California physicians need to understand the ramifications
of prescribing medication to patients who may not need them. This is true
even if the physician is openly and publicly conducting medical examinations of
the patient, and thereby giving the impression that the physician has nothing
to hide and is prescribing the medication to patients with legitimate
A Southern California physician, named Alvin Ming-Czech Yee,
recently agreed to plead guilty to charges of illegally prescribing drugs to
patients with whom he frequently conducted nightly meetings in Starbucks
stores. In fact, Dr. Yee met with almost a dozen people almost every
evening between 7 and 11 pm in Starbucks stores throughout Orange County.
During the meetings, Dr. Yee would perform short examinations, even checking
the pulse and blood pressure of patients. One patient—an undercover DEA
agent—quoted Dr. Yee as saying: "Bet you never had your blood pressure
taken in a Starbucks before."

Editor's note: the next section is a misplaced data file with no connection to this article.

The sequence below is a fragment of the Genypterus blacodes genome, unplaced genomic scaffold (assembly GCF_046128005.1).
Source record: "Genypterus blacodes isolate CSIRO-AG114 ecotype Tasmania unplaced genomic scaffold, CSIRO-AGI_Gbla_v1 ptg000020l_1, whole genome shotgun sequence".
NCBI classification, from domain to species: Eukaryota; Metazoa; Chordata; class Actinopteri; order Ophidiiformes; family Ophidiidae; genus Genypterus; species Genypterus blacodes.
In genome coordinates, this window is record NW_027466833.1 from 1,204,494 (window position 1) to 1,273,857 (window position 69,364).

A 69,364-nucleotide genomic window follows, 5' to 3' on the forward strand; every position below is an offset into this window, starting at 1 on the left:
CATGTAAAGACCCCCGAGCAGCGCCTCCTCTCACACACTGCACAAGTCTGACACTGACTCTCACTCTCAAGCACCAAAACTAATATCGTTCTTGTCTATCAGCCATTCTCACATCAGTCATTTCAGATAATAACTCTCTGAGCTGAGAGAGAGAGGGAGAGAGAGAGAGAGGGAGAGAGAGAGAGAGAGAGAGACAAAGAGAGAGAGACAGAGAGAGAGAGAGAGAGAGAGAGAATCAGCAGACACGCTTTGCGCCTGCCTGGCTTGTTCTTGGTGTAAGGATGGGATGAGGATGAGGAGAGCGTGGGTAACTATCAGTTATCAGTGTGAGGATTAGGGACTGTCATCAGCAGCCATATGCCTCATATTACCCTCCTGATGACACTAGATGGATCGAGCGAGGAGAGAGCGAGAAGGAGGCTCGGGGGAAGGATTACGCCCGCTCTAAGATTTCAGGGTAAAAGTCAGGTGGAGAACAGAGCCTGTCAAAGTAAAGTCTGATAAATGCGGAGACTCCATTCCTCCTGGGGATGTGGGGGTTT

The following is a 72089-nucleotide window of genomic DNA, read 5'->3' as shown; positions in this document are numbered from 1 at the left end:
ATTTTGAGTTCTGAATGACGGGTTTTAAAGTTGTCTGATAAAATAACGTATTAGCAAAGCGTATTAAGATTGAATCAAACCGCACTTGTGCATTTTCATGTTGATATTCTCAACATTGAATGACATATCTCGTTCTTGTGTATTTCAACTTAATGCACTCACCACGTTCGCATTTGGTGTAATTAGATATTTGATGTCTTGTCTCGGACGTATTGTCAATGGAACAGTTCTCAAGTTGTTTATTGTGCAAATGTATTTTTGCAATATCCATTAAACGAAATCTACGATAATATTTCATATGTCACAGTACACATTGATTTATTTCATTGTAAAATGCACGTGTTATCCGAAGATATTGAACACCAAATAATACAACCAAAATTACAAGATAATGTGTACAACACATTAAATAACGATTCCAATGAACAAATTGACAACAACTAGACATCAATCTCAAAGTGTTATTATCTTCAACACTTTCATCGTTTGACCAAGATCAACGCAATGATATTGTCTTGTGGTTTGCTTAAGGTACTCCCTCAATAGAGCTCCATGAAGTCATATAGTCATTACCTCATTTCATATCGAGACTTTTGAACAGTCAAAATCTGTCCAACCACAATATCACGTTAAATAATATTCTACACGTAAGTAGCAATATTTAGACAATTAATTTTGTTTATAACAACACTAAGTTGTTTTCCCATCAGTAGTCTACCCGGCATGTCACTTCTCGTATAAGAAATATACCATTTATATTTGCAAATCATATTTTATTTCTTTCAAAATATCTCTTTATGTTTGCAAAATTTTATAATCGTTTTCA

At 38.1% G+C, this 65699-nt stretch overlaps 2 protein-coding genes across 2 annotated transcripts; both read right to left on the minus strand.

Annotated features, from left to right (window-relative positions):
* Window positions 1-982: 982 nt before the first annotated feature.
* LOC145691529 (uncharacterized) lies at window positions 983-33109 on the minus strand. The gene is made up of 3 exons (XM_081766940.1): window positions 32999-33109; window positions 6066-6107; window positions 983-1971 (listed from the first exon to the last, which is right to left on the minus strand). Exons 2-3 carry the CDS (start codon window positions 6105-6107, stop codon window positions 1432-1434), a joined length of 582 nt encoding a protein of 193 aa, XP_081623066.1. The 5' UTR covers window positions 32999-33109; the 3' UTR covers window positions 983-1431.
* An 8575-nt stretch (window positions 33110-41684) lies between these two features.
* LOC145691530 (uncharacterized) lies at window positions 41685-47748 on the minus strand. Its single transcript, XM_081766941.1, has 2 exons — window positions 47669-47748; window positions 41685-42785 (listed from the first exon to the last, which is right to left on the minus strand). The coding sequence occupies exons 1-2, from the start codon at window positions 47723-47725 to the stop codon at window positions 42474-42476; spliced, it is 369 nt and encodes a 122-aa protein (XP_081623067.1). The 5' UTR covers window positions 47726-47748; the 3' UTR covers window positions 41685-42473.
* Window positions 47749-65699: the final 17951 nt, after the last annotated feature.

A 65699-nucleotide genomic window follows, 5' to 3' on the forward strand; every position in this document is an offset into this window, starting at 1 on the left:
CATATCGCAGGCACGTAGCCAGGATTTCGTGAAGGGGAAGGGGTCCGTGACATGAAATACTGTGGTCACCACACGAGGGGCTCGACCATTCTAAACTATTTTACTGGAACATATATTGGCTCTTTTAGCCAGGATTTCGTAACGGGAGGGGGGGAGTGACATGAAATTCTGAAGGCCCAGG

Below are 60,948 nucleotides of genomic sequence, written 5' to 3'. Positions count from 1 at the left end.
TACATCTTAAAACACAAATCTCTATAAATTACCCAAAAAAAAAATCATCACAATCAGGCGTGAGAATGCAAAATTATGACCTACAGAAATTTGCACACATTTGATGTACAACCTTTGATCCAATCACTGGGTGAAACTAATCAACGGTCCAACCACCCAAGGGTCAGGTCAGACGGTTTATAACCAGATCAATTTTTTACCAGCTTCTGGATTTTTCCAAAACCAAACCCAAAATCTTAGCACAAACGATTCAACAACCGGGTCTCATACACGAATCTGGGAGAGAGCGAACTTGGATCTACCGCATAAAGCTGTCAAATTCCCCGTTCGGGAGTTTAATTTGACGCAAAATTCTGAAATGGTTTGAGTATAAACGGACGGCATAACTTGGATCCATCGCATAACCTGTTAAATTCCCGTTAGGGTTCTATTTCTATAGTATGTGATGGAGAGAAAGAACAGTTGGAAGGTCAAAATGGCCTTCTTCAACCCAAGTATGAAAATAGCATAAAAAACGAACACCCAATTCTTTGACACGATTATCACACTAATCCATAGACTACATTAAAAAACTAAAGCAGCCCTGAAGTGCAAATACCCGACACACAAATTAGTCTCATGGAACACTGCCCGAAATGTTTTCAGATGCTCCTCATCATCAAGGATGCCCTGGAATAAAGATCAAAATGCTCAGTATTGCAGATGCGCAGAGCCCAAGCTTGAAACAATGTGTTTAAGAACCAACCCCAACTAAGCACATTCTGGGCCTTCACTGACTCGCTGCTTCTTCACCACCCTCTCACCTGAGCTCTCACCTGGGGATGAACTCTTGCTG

Federal officials began to suspect wrongdoing when one of
Dr. Yee's patients, a 21-year-old woman, died of a drug overdose after he
prescribed drugs for her. Further investigation revealed other suspicious
facts: approximately one-third of Dr. Yee's patients were 25 or younger; Dr.
Yee was charging patients $600 per meeting; Dr. Yee was prescribing highly
abused drugs such as OxyContin, Vicodin, Xanax, and Adderall; Dr. Yee's name
was associated with several other overdose deaths under investigation; and investigators
seized large quantities of commonly abused drugs from drug dealers in Seattle,
Phoenix, and Detroit whose prescriptions were linked to Dr. Yee.
These facts, coupled with the unusual setting of his nightly
visits, led federal prosecutors to conclude that Dr. Yee was illegally selling
prescriptions to patients with no legitimate need for them. The
government's medical expert, who reviewed Dr. Yee's practice of performing
cursory examinations in Starbucks stores, called it, "a front for drug dealing."
Dr. Yee will likely spend the next 8 to 10 years in prison for his
actions. Given the strict consequences, physicians need to be sure they
are prescribing medication to patient's who really need them and avoid
scenarios that might be perceived as “a front for drug dealing.”
By Pamela Tahim